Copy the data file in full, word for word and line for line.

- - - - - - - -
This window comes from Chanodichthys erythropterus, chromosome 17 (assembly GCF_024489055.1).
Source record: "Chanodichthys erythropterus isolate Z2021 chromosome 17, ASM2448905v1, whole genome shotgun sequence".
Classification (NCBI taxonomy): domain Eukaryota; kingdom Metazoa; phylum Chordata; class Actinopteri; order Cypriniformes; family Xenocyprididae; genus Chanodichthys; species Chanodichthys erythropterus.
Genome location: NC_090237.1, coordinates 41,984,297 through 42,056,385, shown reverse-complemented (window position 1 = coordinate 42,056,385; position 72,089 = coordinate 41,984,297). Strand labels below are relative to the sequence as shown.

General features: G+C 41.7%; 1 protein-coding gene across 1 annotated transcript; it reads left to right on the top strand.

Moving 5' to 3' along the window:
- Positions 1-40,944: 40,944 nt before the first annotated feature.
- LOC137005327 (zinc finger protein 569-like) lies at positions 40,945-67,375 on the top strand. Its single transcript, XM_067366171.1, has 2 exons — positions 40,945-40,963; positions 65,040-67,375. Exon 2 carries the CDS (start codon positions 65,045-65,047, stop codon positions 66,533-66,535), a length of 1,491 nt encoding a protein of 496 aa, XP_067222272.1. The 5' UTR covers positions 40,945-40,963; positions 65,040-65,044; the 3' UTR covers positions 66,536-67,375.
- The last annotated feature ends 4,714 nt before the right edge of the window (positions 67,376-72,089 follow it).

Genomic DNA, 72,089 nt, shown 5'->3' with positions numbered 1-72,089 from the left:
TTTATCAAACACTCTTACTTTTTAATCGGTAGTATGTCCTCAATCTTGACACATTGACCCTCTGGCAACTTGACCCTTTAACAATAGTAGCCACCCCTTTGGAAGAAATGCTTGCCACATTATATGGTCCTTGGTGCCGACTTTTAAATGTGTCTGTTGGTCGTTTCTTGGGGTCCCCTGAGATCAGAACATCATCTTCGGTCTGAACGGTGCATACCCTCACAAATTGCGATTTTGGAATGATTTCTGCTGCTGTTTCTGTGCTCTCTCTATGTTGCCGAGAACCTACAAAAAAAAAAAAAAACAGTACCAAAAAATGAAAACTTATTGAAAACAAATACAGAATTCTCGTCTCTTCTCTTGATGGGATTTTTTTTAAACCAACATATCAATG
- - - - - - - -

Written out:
This window comes from Chanodichthys erythropterus, chromosome 17 (assembly GCF_024489055.1).
Source record: "Chanodichthys erythropterus isolate Z2021 chromosome 17, ASM2448905v1, whole genome shotgun sequence".
Classification (NCBI taxonomy): domain Eukaryota; kingdom Metazoa; phylum Chordata; class Actinopteri; order Cypriniformes; family Xenocyprididae; genus Chanodichthys; species Chanodichthys erythropterus.
Genome location: NC_090237.1, coordinates 41,984,297 through 42,056,385, shown reverse-complemented (window position 1 = coordinate 42,056,385; position 72,089 = coordinate 41,984,297). Strand labels below are relative to the sequence as shown.

General features: G+C 41.7%; 1 protein-coding gene across 1 annotated transcript; it reads left to right on the top strand.

Moving 5' to 3' along the window:
- Positions 1-40,944: 40,944 nt before the first annotated feature.
- LOC137005327 (zinc finger protein 569-like) lies at positions 40,945-67,375 on the top strand. Its single transcript, XM_067366171.1, has 2 exons — positions 40,945-40,963; positions 65,040-67,375. Exon 2 carries the CDS (start codon positions 65,045-65,047, stop codon positions 66,533-66,535), a length of 1,491 nt encoding a protein of 496 aa, XP_067222272.1. The 5' UTR covers positions 40,945-40,963; positions 65,040-65,044; the 3' UTR covers positions 66,536-67,375.
- The last annotated feature ends 4,714 nt before the right edge of the window (positions 67,376-72,089 follow it).

Genomic DNA, 72,089 nt, shown 5'->3' with positions numbered 1-72,089 from the left:
TTTATCAAACACTCTTACTTTTTAATCGGTAGTATGTCCTCAATCTTGACACATTGACCCTCTGGCAACTTGACCCTTTAACAATAGTAGCCACCCCTTTGGAAGAAATGCTTGCCACATTATATGGTCCTTGGTGCCGACTTTTAAATGTGTCTGTTGGTCGTTTCTTGGGGTCCCCTGAGATCAGAACATCATCTTCGGTCTGAACGGTGCATACCCTCACAAATTGCGATTTTGGAATGATTTCTGCTGCTGTTTCTGTGCTCTCTCTATGTTGCCGAGAACCTACAAAAAAAAAAAAAAACAGTACCAAAAAATGAAAACTTATTGAAAACAAATACAGAATTCTCGTCTCTTCTCTTGATGGGATTTTTTTTAAACCAACATATCAATG